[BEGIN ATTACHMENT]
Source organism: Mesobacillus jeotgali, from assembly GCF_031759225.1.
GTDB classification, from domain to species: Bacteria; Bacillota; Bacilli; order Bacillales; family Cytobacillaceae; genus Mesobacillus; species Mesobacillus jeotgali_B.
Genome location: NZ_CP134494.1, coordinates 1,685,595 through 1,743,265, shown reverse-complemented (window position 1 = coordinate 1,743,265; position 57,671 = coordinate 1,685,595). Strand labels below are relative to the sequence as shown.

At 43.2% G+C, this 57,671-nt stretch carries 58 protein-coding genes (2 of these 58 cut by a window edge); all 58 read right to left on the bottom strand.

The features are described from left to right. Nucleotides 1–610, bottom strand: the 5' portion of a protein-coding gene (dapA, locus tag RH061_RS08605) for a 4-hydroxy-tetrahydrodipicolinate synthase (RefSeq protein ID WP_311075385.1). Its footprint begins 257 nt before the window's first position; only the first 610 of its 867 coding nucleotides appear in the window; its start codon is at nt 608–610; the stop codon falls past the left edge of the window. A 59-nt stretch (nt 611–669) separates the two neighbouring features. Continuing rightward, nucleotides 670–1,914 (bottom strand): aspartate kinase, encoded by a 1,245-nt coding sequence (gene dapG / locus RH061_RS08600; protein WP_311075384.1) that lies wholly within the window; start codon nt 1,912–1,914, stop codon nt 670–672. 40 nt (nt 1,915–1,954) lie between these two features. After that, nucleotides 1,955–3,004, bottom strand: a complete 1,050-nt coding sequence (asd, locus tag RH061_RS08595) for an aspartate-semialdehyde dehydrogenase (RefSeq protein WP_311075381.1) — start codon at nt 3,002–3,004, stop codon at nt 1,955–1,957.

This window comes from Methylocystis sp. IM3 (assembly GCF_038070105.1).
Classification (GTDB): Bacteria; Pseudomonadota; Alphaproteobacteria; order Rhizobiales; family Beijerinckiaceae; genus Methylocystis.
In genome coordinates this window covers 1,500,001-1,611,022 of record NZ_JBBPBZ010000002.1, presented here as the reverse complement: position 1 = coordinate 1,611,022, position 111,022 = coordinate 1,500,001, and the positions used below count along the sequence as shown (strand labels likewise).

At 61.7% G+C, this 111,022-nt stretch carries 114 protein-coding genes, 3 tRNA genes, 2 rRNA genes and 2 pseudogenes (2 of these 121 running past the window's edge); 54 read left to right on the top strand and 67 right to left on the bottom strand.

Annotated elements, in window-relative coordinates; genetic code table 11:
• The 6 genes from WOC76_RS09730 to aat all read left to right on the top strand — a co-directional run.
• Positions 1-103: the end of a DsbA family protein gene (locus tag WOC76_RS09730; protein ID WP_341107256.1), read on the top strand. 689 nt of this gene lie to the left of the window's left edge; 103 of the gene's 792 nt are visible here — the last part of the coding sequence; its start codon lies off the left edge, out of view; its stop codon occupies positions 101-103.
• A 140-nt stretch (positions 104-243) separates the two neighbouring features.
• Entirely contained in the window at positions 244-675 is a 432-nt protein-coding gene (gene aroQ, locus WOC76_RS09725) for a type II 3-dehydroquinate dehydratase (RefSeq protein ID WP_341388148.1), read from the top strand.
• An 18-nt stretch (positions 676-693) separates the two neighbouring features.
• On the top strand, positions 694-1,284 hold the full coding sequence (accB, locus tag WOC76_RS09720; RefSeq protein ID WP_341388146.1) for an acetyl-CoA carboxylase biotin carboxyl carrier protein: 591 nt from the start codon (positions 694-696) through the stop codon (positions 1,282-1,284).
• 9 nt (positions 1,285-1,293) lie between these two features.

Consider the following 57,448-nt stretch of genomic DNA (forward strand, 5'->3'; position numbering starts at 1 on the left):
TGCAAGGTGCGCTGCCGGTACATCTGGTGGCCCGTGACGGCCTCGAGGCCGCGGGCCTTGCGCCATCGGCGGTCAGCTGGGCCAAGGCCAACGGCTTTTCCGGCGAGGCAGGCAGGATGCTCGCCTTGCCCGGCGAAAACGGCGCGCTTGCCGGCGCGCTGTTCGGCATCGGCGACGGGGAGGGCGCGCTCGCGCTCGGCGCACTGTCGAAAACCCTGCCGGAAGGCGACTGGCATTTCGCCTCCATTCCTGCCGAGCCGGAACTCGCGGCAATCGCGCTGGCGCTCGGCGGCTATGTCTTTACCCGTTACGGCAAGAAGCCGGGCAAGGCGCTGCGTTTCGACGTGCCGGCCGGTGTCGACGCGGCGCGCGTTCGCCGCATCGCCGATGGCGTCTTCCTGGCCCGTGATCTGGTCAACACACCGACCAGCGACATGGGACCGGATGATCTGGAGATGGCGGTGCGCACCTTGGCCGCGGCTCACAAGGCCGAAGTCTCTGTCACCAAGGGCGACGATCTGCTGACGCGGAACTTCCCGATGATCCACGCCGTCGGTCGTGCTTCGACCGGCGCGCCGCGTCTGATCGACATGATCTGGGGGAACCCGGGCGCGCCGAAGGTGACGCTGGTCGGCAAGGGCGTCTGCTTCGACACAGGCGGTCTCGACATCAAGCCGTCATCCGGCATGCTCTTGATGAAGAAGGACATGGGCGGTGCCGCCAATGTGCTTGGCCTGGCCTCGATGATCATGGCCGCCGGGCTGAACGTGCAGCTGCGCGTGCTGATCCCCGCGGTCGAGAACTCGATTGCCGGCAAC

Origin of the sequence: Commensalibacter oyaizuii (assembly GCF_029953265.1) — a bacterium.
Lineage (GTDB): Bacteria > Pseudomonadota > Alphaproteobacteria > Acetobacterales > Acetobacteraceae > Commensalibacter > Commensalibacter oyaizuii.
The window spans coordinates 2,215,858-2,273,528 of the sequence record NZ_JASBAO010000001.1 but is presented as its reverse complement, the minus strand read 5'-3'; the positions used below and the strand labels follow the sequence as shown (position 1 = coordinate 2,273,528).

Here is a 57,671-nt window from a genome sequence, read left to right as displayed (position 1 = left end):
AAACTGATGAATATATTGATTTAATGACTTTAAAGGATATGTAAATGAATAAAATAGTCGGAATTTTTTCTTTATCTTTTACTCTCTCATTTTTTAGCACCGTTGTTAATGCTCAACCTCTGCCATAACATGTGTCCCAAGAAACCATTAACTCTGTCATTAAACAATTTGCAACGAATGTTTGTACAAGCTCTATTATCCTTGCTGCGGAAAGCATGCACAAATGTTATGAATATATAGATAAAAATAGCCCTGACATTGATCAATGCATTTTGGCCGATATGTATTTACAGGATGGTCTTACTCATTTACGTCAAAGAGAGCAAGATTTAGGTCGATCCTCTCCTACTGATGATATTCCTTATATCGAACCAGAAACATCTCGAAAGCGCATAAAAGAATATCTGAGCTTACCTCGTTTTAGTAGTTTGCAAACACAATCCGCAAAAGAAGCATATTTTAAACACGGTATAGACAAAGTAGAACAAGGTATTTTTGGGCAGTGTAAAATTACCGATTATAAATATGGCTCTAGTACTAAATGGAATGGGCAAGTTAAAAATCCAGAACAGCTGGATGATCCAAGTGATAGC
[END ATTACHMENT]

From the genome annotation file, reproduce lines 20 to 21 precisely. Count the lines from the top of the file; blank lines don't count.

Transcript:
Origin of the sequence: Commensalibacter oyaizuii (assembly GCF_029953265.1) — a bacterium.
Lineage (GTDB): Bacteria > Pseudomonadota > Alphaproteobacteria > Acetobacterales > Acetobacteraceae > Commensalibacter > Commensalibacter oyaizuii.